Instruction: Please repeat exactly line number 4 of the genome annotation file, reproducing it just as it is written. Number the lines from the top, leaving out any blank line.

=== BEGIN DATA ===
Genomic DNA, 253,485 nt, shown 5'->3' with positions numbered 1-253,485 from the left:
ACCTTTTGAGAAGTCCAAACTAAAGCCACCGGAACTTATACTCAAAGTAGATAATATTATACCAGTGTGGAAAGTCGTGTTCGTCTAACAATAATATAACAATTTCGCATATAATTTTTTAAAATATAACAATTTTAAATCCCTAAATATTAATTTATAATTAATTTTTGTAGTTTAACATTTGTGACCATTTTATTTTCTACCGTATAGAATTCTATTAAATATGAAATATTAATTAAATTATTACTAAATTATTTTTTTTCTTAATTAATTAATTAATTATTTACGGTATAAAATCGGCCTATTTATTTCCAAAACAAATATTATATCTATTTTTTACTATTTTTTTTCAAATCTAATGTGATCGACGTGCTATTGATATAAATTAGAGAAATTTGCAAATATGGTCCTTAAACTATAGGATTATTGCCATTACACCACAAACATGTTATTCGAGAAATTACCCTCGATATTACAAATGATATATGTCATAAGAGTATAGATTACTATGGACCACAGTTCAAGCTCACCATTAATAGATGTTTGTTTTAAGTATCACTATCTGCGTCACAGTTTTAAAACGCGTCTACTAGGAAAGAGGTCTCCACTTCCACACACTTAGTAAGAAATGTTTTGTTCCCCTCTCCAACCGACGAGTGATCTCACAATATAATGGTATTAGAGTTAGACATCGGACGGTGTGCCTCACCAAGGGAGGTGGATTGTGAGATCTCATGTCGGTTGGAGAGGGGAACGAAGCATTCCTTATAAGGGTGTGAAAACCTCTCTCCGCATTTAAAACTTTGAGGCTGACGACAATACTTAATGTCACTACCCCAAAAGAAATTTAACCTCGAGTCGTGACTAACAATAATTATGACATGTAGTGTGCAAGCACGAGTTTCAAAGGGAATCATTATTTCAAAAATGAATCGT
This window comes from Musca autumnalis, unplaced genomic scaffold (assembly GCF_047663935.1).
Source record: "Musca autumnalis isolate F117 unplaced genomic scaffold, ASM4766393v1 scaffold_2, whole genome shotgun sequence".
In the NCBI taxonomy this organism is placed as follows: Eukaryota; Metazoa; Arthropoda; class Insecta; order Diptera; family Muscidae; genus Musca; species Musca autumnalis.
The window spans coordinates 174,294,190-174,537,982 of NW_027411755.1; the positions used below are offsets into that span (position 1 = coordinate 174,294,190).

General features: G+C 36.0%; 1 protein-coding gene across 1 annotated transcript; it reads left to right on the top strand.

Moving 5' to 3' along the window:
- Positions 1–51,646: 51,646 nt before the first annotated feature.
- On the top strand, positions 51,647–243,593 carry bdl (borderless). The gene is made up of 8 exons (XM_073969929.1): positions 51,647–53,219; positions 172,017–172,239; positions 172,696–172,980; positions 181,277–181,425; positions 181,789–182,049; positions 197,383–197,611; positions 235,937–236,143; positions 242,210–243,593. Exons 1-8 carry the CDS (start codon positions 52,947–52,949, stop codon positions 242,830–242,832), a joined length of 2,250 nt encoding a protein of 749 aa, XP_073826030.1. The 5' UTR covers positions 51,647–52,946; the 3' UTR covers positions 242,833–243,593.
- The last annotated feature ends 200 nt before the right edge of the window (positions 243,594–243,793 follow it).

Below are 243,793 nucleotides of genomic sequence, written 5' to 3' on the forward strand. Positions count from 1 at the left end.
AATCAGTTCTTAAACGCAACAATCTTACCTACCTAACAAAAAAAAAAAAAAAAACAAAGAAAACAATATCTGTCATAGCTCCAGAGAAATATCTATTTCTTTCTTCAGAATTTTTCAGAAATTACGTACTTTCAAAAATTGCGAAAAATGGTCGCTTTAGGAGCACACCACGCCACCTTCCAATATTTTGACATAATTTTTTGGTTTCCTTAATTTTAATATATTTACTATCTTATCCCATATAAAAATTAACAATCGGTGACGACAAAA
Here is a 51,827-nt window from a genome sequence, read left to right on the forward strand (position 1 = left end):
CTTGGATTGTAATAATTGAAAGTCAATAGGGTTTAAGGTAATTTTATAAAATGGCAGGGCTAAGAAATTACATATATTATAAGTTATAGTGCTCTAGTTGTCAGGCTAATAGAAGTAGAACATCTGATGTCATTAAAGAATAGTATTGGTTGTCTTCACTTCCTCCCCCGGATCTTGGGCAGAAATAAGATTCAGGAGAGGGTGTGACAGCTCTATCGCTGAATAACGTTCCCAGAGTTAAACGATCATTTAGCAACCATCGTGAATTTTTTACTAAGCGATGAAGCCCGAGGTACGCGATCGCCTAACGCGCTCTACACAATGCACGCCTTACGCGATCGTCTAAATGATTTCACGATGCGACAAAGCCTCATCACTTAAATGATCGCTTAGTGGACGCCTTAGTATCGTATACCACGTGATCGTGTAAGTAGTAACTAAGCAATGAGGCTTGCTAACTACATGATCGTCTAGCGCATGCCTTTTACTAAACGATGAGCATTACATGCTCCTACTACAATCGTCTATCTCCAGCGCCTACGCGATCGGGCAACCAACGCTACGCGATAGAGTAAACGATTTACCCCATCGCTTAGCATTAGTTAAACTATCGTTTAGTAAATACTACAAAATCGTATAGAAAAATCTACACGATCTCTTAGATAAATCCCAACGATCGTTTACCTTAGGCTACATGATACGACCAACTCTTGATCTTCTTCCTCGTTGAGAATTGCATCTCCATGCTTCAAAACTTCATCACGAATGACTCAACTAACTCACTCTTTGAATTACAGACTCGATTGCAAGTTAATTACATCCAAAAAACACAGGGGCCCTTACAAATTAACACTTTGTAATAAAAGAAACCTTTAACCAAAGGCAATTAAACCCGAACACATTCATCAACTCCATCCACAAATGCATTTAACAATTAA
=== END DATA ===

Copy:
Source record: "Musca autumnalis isolate F117 unplaced genomic scaffold, ASM4766393v1 scaffold_2, whole genome shotgun sequence".